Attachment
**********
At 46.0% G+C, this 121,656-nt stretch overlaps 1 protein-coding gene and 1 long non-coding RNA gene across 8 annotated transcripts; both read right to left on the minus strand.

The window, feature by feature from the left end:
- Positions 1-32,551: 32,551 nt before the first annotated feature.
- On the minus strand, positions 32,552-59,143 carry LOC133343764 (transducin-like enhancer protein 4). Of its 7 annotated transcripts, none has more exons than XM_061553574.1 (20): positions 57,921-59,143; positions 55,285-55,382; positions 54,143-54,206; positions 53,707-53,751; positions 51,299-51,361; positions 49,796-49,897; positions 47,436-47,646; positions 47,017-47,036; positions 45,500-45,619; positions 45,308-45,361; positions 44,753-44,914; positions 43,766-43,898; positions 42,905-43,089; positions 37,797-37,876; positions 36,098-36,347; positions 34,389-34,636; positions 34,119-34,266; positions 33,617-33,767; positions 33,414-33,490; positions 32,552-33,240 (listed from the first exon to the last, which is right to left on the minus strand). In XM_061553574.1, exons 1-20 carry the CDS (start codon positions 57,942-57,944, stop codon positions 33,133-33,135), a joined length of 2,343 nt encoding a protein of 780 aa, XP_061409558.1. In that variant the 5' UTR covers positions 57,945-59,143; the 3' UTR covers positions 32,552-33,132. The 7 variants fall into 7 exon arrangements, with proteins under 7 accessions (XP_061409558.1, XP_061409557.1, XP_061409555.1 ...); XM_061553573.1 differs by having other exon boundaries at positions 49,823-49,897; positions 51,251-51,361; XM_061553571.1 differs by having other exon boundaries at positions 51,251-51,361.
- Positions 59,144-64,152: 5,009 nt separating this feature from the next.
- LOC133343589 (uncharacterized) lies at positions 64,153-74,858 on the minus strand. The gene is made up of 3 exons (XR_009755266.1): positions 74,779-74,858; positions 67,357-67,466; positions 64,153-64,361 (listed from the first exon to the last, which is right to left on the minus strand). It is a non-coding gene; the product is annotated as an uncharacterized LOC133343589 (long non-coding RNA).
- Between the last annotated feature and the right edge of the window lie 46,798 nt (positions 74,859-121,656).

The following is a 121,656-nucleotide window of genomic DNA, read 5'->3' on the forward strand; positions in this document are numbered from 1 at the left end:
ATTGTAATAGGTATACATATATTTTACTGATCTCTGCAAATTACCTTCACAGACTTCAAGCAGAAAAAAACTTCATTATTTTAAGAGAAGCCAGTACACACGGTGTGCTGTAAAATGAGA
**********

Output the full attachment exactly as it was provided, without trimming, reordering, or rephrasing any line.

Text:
At 46.0% G+C, this 121,656-nt stretch overlaps 1 protein-coding gene and 1 long non-coding RNA gene across 8 annotated transcripts; both read right to left on the minus strand.

The window, feature by feature from the left end:
- Positions 1-32,551: 32,551 nt before the first annotated feature.
- On the minus strand, positions 32,552-59,143 carry LOC133343764 (transducin-like enhancer protein 4). Of its 7 annotated transcripts, none has more exons than XM_061553574.1 (20): positions 57,921-59,143; positions 55,285-55,382; positions 54,143-54,206; positions 53,707-53,751; positions 51,299-51,361; positions 49,796-49,897; positions 47,436-47,646; positions 47,017-47,036; positions 45,500-45,619; positions 45,308-45,361; positions 44,753-44,914; positions 43,766-43,898; positions 42,905-43,089; positions 37,797-37,876; positions 36,098-36,347; positions 34,389-34,636; positions 34,119-34,266; positions 33,617-33,767; positions 33,414-33,490; positions 32,552-33,240 (listed from the first exon to the last, which is right to left on the minus strand). In XM_061553574.1, exons 1-20 carry the CDS (start codon positions 57,942-57,944, stop codon positions 33,133-33,135), a joined length of 2,343 nt encoding a protein of 780 aa, XP_061409558.1. In that variant the 5' UTR covers positions 57,945-59,143; the 3' UTR covers positions 32,552-33,132. The 7 variants fall into 7 exon arrangements, with proteins under 7 accessions (XP_061409558.1, XP_061409557.1, XP_061409555.1 ...); XM_061553573.1 differs by having other exon boundaries at positions 49,823-49,897; positions 51,251-51,361; XM_061553571.1 differs by having other exon boundaries at positions 51,251-51,361.
- Positions 59,144-64,152: 5,009 nt separating this feature from the next.
- LOC133343589 (uncharacterized) lies at positions 64,153-74,858 on the minus strand. The gene is made up of 3 exons (XR_009755266.1): positions 74,779-74,858; positions 67,357-67,466; positions 64,153-64,361 (listed from the first exon to the last, which is right to left on the minus strand). It is a non-coding gene; the product is annotated as an uncharacterized LOC133343589 (long non-coding RNA).
- Between the last annotated feature and the right edge of the window lie 46,798 nt (positions 74,859-121,656).

The following is a 121,656-nucleotide window of genomic DNA, read 5'->3' on the forward strand; positions in this document are numbered from 1 at the left end:
ATTGTAATAGGTATACATATATTTTACTGATCTCTGCAAATTACCTTCACAGACTTCAAGCAGAAAAAAACTTCATTATTTTAAGAGAAGCCAGTACACACGGTGTGCTGTAAAATGAGA